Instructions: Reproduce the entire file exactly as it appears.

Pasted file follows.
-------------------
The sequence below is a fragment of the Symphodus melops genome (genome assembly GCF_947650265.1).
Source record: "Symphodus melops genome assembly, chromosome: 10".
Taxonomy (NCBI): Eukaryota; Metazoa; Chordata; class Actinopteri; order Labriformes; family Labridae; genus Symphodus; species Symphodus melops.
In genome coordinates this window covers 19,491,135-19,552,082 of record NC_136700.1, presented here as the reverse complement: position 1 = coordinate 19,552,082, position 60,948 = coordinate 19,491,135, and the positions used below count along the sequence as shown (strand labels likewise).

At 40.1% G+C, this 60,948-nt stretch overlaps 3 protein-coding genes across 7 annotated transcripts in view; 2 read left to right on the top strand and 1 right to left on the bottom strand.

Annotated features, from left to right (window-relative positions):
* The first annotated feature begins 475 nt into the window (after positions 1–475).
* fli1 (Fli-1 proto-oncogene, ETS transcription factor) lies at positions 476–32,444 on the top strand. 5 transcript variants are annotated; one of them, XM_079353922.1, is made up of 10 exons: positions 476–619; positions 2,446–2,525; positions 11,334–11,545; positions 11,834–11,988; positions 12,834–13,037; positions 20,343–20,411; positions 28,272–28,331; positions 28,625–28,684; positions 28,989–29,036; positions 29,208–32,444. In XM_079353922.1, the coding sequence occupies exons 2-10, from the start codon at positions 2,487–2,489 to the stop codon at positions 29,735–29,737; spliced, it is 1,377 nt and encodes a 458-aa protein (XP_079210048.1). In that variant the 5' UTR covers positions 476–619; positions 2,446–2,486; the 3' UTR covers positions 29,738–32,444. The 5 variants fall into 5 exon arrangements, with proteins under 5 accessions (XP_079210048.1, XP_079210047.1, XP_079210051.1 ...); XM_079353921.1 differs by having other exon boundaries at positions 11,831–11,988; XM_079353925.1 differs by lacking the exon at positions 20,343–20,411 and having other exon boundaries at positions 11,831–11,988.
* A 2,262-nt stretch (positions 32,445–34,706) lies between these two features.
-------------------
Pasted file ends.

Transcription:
The sequence below is a fragment of the Symphodus melops genome (genome assembly GCF_947650265.1).
Source record: "Symphodus melops genome assembly, chromosome: 10".
Taxonomy (NCBI): Eukaryota; Metazoa; Chordata; class Actinopteri; order Labriformes; family Labridae; genus Symphodus; species Symphodus melops.
In genome coordinates this window covers 19,491,135-19,552,082 of record NC_136700.1, presented here as the reverse complement: position 1 = coordinate 19,552,082, position 60,948 = coordinate 19,491,135, and the positions used below count along the sequence as shown (strand labels likewise).

At 40.1% G+C, this 60,948-nt stretch overlaps 3 protein-coding genes across 7 annotated transcripts in view; 2 read left to right on the top strand and 1 right to left on the bottom strand.

Annotated features, from left to right (window-relative positions):
* The first annotated feature begins 475 nt into the window (after positions 1–475).
* fli1 (Fli-1 proto-oncogene, ETS transcription factor) lies at positions 476–32,444 on the top strand. 5 transcript variants are annotated; one of them, XM_079353922.1, is made up of 10 exons: positions 476–619; positions 2,446–2,525; positions 11,334–11,545; positions 11,834–11,988; positions 12,834–13,037; positions 20,343–20,411; positions 28,272–28,331; positions 28,625–28,684; positions 28,989–29,036; positions 29,208–32,444. In XM_079353922.1, the coding sequence occupies exons 2-10, from the start codon at positions 2,487–2,489 to the stop codon at positions 29,735–29,737; spliced, it is 1,377 nt and encodes a 458-aa protein (XP_079210048.1). In that variant the 5' UTR covers positions 476–619; positions 2,446–2,486; the 3' UTR covers positions 29,738–32,444. The 5 variants fall into 5 exon arrangements, with proteins under 5 accessions (XP_079210048.1, XP_079210047.1, XP_079210051.1 ...); XM_079353921.1 differs by having other exon boundaries at positions 11,831–11,988; XM_079353925.1 differs by lacking the exon at positions 20,343–20,411 and having other exon boundaries at positions 11,831–11,988.
* A 2,262-nt stretch (positions 32,445–34,706) lies between these two features.